Launched in 1919 by architect Walter Gropius in a Utopian vision following the devastation of WWI, this famous German design school finally closed under National Socialism in 1933. Overturning traditional hierarchies between art, craft and architecture, the inspiring programme of experiment and material investigation saw several incarnations as it shifted location and underwent changes in leadership. How successful was the celebrated spirit of collaboration: between individuals and between the priorities of art and industrial processes? And what has our contemporary world inherited from that pioneering project, beyond the foundation course and modular furniture? In this course, we look behind the iconic objects and the men and women who designed them to consider the creative tensions and lasting legacies of a hugely influential moment in art history.
The Bauhaus and its Legacy
What you will learn
By the end of this course, you will be able to:
- Identify characteristic features of Bauhaus teaching and production, comparing the contribution of key individuals and collaborative workshop practices.
- Understand the developing aims of the Bauhaus programme through distinct phases of transition from Utopian ideals to industrial production.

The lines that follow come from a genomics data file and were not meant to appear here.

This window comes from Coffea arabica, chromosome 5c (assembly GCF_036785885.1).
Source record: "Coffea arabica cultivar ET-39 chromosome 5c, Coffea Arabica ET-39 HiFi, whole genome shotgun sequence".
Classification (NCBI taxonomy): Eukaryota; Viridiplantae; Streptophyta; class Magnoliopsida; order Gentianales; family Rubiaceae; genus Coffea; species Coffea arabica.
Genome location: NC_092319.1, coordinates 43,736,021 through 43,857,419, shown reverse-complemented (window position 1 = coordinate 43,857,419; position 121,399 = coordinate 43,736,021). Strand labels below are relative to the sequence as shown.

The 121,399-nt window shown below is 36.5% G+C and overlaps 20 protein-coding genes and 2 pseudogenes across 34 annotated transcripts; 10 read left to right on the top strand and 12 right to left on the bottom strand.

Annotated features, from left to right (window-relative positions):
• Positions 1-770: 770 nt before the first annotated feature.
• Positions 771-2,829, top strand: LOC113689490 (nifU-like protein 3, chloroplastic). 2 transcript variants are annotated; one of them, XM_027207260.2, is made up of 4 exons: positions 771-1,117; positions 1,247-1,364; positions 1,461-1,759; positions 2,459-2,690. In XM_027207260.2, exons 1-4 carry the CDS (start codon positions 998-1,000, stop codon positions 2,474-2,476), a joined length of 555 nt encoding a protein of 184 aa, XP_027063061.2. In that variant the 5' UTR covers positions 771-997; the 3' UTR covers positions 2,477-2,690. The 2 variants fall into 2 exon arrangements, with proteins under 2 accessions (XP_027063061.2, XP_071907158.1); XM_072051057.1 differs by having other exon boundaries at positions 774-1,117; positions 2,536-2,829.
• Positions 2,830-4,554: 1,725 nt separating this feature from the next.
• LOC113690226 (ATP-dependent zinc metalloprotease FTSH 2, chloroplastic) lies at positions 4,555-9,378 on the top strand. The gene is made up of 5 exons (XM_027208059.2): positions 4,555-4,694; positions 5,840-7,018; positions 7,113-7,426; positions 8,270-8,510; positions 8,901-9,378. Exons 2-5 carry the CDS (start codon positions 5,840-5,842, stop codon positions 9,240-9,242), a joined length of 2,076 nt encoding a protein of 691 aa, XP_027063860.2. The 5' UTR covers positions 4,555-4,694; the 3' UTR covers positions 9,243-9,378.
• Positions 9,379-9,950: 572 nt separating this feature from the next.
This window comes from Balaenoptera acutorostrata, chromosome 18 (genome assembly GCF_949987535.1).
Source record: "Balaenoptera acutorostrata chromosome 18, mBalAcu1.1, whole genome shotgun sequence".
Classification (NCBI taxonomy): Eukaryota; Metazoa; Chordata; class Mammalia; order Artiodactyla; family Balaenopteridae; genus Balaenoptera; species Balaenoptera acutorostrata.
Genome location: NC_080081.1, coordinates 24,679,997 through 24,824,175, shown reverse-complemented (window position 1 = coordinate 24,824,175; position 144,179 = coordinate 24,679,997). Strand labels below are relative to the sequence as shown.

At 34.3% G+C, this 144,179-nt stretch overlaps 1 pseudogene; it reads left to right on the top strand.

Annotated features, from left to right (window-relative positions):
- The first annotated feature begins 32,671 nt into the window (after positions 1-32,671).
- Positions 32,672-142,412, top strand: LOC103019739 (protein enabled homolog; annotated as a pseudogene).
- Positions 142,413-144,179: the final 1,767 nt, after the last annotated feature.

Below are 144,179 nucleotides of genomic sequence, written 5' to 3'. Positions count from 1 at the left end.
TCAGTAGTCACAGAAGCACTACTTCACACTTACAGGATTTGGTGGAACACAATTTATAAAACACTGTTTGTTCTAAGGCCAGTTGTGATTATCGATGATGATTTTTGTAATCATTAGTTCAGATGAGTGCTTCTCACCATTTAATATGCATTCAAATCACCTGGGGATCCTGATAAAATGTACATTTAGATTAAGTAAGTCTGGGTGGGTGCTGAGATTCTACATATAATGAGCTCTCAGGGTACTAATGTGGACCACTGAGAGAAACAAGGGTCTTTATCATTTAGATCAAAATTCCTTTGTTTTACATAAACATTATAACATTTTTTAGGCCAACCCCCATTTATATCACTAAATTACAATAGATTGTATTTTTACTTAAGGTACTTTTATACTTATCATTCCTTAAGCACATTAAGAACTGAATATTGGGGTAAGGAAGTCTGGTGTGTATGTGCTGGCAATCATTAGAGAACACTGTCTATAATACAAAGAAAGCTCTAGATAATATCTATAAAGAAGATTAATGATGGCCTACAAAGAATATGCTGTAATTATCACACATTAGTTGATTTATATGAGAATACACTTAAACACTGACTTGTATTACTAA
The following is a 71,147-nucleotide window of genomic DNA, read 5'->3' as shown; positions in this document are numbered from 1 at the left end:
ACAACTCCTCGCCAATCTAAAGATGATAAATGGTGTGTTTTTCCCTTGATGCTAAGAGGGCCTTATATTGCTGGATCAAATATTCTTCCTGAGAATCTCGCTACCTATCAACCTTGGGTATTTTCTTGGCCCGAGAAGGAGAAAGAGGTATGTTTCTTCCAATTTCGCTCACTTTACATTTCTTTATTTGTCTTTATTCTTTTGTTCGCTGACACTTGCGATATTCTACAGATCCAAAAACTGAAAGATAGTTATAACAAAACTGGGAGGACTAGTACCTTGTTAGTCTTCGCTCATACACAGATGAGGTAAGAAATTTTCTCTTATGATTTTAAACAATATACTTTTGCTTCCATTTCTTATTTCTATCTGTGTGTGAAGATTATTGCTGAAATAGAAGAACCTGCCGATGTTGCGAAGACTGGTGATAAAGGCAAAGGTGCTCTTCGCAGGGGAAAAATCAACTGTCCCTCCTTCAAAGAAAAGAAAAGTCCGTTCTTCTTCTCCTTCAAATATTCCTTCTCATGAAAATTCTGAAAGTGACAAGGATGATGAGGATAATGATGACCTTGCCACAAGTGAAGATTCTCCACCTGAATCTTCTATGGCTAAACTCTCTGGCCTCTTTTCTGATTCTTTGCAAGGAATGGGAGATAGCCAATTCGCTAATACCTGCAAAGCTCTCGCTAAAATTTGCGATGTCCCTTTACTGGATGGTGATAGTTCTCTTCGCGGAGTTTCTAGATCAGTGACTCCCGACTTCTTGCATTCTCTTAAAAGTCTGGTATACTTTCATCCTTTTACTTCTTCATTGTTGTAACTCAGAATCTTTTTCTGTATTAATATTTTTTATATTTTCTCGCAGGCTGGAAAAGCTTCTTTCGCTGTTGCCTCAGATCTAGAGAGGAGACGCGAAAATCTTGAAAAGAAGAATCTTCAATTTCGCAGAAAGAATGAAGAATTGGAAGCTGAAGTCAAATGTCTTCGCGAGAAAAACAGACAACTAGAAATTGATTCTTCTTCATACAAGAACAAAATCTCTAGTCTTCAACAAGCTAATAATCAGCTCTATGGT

- Think critically about changing attitudes to the role of the artist in society and the effects of design on everyday life.
- Through case studies of iconic objects, discuss typical tensions between art and technology and their relevance to today’s design world.
- Question the gender gap in a school with a large proportion of women students.
- Consider the impact of political and economic pressures on a progressive community in challenging times.
Class format and activities
Sessions will be taught in an informal lecture/discussion format with PowerPoint presentations shared on screen. There will be a 15-minute break in the middle of the session. You are encouraged to engage in discussion based on specific examples related to the overall topic and Powerpoint slides will be shared in advance by email. Further resources and text extracts will be provided for the basis of discussion and private study.
No previous knowledge of art history or German culture is needed for this course, just a visual curiosity and a sense of enquiry for the ideas circulating around art and society in a significant place and historical era.
What you can do next
We offer a range of long and short courses in art history at Morley and cover a range of periods and subjects of interest. You may like to opt for a lecture-based programme online or in the college or one where you visit galleries and study the art and artefacts in situ (subject to Covid 19 restrictions). You can browse our full programme by searching "art history" on our website.